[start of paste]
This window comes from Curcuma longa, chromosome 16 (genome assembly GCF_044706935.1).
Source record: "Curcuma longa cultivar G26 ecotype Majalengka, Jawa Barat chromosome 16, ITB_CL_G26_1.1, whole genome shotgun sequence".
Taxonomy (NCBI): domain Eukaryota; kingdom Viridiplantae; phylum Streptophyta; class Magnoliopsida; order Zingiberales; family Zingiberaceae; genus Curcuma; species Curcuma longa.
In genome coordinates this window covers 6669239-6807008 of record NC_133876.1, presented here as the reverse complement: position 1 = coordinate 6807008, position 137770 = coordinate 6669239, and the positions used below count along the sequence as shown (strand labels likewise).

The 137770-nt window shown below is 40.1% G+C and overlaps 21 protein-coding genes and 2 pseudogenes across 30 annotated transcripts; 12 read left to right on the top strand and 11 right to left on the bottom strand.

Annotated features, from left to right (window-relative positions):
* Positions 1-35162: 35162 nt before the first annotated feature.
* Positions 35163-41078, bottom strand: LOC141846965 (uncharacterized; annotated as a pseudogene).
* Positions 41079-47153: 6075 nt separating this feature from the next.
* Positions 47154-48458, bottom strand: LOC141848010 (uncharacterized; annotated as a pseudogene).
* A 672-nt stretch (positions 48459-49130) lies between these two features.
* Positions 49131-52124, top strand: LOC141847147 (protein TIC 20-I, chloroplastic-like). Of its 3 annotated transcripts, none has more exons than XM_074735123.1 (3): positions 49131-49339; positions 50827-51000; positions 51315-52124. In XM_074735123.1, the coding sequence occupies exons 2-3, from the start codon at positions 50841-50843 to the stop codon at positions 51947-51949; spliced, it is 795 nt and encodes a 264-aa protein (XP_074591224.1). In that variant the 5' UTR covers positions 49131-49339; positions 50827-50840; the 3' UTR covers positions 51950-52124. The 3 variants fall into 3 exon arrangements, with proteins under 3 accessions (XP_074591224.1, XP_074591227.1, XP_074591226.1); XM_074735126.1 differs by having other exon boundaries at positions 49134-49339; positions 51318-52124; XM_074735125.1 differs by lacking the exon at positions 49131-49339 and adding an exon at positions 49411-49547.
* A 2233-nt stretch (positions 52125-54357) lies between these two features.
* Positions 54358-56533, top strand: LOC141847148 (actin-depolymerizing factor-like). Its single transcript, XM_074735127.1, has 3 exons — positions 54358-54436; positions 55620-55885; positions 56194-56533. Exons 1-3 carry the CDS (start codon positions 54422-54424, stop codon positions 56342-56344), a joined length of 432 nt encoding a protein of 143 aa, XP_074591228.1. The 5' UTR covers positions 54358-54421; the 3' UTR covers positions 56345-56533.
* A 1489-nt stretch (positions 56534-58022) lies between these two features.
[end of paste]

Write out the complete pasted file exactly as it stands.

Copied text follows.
This window comes from Curcuma longa, chromosome 16 (genome assembly GCF_044706935.1).
Source record: "Curcuma longa cultivar G26 ecotype Majalengka, Jawa Barat chromosome 16, ITB_CL_G26_1.1, whole genome shotgun sequence".
Taxonomy (NCBI): domain Eukaryota; kingdom Viridiplantae; phylum Streptophyta; class Magnoliopsida; order Zingiberales; family Zingiberaceae; genus Curcuma; species Curcuma longa.
In genome coordinates this window covers 6669239-6807008 of record NC_133876.1, presented here as the reverse complement: position 1 = coordinate 6807008, position 137770 = coordinate 6669239, and the positions used below count along the sequence as shown (strand labels likewise).

The 137770-nt window shown below is 40.1% G+C and overlaps 21 protein-coding genes and 2 pseudogenes across 30 annotated transcripts; 12 read left to right on the top strand and 11 right to left on the bottom strand.

Annotated features, from left to right (window-relative positions):
* Positions 1-35162: 35162 nt before the first annotated feature.
* Positions 35163-41078, bottom strand: LOC141846965 (uncharacterized; annotated as a pseudogene).
* Positions 41079-47153: 6075 nt separating this feature from the next.
* Positions 47154-48458, bottom strand: LOC141848010 (uncharacterized; annotated as a pseudogene).
* A 672-nt stretch (positions 48459-49130) lies between these two features.
* Positions 49131-52124, top strand: LOC141847147 (protein TIC 20-I, chloroplastic-like). Of its 3 annotated transcripts, none has more exons than XM_074735123.1 (3): positions 49131-49339; positions 50827-51000; positions 51315-52124. In XM_074735123.1, the coding sequence occupies exons 2-3, from the start codon at positions 50841-50843 to the stop codon at positions 51947-51949; spliced, it is 795 nt and encodes a 264-aa protein (XP_074591224.1). In that variant the 5' UTR covers positions 49131-49339; positions 50827-50840; the 3' UTR covers positions 51950-52124. The 3 variants fall into 3 exon arrangements, with proteins under 3 accessions (XP_074591224.1, XP_074591227.1, XP_074591226.1); XM_074735126.1 differs by having other exon boundaries at positions 49134-49339; positions 51318-52124; XM_074735125.1 differs by lacking the exon at positions 49131-49339 and adding an exon at positions 49411-49547.
* A 2233-nt stretch (positions 52125-54357) lies between these two features.
* Positions 54358-56533, top strand: LOC141847148 (actin-depolymerizing factor-like). Its single transcript, XM_074735127.1, has 3 exons — positions 54358-54436; positions 55620-55885; positions 56194-56533. Exons 1-3 carry the CDS (start codon positions 54422-54424, stop codon positions 56342-56344), a joined length of 432 nt encoding a protein of 143 aa, XP_074591228.1. The 5' UTR covers positions 54358-54421; the 3' UTR covers positions 56345-56533.
* A 1489-nt stretch (positions 56534-58022) lies between these two features.